One of the things that disappoints me is that Sanders does not discuss any Pagan beliefs concerning the source or nature of that power (hopefully, she will cover it in a later chapter). I believe this to be a fairly serious oversight, as I believe that the understanding of the source of the witch’s power — that the witch generates that power with her own body — is an essential key to grasping many profound truths within the Craft. Of course, not all Pagans and “Wiccans” agree with me on the importance of this understanding, and this may explain Sanders’s ommission of that particular point.

Sanders then goes into some of the common themse that most “Wiccans” will agree on, such as the perception of the Goddess as the Mother Goddess and the God as her Horned Consort. I do get the impression that her sources all tend to believe that “all gods are one and all goddesses are one,” and this shines through in her descriptions of the God and Goddess. She also mentions the eight Sabbats and thirteen esbats.

She also mentions the commonly accepted symbol of the pentagram. Unfortunately, she does propagate an incorrect belief that runs rampant in the Pagan community — another sure sign that all of her sources come from a closely related subgroup of the greater Pagan community. This is the belief that “Wiccans” and Pagans eschew the inverted (“one point down”) pentagram, indicating that it is a symbol of Satanists. While it is true that Satanists have often made use of the inverted pentagram, they do not have a monopoly on that form of the symbol. There are indeed magical and religious traditions outside of Satanism that make use of the inverted Paganism. Unfortunately, by propagating this particular falsehood, Sanders is unintentionally encouraging her Christian readers to jump to incorrect conclusions if they happen to run across a practitioner of one of those traditions who do make use of an inverted pentagram.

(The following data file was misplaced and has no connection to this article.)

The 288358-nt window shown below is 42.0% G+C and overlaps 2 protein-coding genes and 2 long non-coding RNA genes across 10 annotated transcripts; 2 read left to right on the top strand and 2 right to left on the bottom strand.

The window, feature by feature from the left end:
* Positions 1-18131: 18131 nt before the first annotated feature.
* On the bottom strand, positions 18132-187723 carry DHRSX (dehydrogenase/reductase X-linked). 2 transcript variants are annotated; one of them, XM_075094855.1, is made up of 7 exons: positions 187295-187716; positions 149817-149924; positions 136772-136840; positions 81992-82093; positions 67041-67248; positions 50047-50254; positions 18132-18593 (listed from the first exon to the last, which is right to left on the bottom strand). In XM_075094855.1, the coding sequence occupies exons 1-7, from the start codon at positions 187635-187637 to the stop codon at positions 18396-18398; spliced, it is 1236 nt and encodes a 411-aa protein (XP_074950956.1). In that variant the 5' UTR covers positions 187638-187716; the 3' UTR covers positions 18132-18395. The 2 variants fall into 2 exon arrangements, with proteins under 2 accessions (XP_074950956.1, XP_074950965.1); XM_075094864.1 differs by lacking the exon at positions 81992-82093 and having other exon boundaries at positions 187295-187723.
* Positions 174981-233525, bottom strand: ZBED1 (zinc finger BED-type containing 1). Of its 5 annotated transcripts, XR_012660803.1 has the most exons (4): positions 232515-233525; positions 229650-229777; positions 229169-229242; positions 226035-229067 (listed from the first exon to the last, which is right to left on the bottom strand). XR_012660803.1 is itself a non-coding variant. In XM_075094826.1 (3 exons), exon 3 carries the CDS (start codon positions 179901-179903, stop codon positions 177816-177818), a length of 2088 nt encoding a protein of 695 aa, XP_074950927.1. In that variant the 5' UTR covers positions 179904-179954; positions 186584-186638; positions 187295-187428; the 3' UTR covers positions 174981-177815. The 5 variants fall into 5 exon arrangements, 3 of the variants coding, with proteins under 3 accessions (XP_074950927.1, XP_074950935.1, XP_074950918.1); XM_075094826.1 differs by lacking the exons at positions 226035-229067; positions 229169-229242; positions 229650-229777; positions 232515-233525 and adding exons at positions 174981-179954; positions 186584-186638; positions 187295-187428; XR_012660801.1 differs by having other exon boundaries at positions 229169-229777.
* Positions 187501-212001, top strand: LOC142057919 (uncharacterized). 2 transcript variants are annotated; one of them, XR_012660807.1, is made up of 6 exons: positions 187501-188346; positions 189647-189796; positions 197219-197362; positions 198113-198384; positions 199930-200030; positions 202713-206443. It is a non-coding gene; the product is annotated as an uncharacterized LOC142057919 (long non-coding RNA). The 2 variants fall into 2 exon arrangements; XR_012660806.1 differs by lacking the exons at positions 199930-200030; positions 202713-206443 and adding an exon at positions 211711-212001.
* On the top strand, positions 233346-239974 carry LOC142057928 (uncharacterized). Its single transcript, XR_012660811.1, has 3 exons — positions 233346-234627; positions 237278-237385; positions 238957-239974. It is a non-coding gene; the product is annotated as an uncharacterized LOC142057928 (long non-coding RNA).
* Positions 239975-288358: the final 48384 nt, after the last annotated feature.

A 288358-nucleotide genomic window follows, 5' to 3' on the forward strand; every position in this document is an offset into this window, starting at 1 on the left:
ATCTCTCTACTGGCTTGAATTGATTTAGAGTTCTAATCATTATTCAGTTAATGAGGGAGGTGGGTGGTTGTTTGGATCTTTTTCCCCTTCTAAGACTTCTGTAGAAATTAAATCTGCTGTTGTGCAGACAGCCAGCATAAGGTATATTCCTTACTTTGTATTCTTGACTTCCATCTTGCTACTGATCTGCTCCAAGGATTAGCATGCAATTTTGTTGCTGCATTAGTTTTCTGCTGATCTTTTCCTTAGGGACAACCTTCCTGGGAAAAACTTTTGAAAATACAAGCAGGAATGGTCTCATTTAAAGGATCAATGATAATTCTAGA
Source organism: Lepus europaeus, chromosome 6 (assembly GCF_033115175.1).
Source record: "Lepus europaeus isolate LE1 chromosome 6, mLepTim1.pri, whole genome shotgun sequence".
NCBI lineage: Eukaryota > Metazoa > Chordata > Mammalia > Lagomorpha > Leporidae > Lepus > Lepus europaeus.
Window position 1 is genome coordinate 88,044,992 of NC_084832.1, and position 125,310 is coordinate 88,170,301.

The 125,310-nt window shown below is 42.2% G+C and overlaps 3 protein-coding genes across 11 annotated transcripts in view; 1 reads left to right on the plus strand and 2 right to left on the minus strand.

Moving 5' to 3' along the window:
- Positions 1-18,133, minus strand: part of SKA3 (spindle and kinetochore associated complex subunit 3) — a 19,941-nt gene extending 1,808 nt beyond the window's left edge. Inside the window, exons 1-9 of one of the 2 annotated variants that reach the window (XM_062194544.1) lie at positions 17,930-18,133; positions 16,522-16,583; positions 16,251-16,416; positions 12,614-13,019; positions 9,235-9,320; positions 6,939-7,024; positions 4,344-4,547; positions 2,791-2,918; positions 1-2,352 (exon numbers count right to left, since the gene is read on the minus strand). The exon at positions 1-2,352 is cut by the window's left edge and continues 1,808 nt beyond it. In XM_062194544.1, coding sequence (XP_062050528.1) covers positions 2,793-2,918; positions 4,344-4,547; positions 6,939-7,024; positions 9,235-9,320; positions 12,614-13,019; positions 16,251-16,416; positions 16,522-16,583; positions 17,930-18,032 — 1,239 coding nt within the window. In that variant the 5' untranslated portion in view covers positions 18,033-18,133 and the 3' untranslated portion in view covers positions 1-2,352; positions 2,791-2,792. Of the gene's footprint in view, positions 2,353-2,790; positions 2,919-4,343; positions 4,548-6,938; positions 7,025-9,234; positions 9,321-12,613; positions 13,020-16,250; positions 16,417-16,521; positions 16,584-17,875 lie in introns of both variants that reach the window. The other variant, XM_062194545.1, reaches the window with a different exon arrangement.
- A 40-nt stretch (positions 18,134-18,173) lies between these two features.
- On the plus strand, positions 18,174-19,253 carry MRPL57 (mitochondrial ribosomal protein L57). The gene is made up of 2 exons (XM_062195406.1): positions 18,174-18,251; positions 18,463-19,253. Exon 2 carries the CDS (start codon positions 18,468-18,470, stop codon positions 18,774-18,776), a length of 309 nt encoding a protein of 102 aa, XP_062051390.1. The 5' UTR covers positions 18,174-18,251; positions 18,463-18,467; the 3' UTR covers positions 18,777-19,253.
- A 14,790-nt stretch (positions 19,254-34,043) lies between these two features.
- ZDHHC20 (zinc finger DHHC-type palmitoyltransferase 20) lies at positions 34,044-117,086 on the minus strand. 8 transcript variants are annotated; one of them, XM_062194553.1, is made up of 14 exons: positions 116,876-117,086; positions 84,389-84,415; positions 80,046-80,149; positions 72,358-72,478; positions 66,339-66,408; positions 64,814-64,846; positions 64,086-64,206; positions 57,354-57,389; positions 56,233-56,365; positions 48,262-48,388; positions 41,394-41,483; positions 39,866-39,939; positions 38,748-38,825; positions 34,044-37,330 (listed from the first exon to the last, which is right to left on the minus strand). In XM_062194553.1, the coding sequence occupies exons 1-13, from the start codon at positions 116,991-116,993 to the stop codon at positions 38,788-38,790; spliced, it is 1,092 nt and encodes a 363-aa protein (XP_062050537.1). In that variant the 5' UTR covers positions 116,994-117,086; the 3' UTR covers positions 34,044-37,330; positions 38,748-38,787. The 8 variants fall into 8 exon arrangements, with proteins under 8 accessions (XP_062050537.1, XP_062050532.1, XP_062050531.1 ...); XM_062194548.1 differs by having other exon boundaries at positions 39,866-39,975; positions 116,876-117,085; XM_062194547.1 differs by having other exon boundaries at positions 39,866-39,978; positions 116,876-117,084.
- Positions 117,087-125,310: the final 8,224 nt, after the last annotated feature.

Sanders then goes into a discussion about the Wiccan Rede and the Threefold Law. This is of particular concern to me. Unfortunately, far too many people in the Pagan community think that these two items make up the sum total of Pagan ethics. This is completely untrue, as some Pagan groups don’t subscribe to either the Rede or the Threefold Law. Even among those who do subscribe to them, the way they are interpreted can vary greatly and widely. And many groups have further gudelines and factors to consider in their ethics. (Personally, I’ve always felt that the line in the Charge of the Goddess that calls for reverence, humility, compassion, and similar values was far more helpful in making ethical decisions than either the Rede or the Law of Returns.)